Leaving aside the rest of the world, the country outside Robinson’s door challenges her optimism. When Irish civil society marches these days, it is for housing, not climate change. The government hinted that it would increase carbon tax in this week’s budget, but it did not. Climate change has barely registered in the presidential election. Robinson seems unabashed. “In my experience, human rights has always been a struggle. We don’t always keep going forward; there are setbacks and then you dig deeper. You get the prisoner-of-hope mentality and you fight harder.”

Climate Justice: Hope, Resilience and the Fight for a Sustainable Future is out now (Bloomsbury, £16.99). To order a copy for £12.49, go to guardianbookshop.com or call 0330 333 6846. Free UK P&P over £10, online orders only. Phone orders minimum P&P of £1.99.

Press link for more: The Guardian

Cognitive Dissonance #ClimateBreakdown #auspol #qldpol #nswpol #ClimateChange #StopAdani #EndCoal #RUOK #Insiders #QandA

We Don’t Have Time’s goal is to create a social media platform for the future, focused on the biggest challenge of our times — climate change.

Why do we have such trouble coming to grips with climate change?

Why do we falter?

Originally published in the Swedish web publication Poros, Jonatan Olofsgård explores the subject in his essay Dissonance.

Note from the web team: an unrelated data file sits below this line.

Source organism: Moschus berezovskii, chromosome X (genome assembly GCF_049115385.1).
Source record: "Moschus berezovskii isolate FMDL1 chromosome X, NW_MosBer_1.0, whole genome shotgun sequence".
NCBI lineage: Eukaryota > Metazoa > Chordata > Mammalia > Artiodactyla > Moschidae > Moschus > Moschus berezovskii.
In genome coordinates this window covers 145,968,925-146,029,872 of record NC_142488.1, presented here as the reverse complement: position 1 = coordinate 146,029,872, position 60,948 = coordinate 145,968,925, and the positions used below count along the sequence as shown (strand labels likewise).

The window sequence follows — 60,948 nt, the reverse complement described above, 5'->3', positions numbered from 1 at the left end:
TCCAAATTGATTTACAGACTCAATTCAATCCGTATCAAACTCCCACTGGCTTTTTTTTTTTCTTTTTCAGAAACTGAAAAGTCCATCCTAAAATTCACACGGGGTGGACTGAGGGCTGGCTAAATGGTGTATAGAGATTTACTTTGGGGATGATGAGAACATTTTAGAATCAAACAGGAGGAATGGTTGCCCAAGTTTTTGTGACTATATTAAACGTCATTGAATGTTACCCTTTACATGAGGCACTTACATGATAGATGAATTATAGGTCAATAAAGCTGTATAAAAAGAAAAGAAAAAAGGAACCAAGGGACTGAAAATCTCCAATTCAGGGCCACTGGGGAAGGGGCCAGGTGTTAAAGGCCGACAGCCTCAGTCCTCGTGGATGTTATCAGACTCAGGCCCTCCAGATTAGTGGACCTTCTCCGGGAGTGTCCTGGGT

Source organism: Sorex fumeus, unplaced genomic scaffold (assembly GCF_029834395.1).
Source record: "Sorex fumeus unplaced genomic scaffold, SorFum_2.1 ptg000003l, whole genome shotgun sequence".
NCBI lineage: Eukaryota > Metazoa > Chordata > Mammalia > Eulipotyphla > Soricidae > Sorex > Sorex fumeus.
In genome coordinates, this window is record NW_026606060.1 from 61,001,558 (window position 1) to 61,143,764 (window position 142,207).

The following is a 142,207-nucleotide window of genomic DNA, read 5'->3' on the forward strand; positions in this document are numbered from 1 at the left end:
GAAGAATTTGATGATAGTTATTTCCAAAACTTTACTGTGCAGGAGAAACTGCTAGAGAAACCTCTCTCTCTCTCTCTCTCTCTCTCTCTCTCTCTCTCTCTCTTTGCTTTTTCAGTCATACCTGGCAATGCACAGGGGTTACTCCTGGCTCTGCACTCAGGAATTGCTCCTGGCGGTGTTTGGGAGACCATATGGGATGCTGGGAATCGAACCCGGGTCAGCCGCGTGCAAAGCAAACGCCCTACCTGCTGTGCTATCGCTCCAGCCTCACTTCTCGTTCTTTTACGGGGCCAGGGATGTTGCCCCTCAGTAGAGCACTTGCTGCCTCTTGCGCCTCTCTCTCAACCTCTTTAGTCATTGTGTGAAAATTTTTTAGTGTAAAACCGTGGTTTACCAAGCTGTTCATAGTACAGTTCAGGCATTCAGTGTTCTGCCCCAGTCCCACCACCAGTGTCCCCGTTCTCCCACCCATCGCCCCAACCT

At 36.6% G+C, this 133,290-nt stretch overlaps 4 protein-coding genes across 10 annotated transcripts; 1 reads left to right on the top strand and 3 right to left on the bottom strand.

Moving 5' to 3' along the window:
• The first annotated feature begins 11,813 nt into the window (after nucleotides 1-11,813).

Please make sure you have 10 minutes of privacy to read it.

It’s that big a deal.

It may help save us from ourselves by realising we all experience cognitive dissonance as a result of living in the climate emergency.

Image ‘And the Dead Robed in Red’ by Harry Clarke (1920). Downloaded.

I have become afflicted by a kind of muteness. It reveals itself in the following manner: the more I know, the less I am able to talk about it. It came over me last spring. As the days became longer, I became ever more silent. I know there was a time when I talked, and that some time later I lacked the ability. I know it happened in the spring, because I was in hospital for a while then, and when I came out I could no longer talk.

There’s a parallel between my hospital stay and my muteness.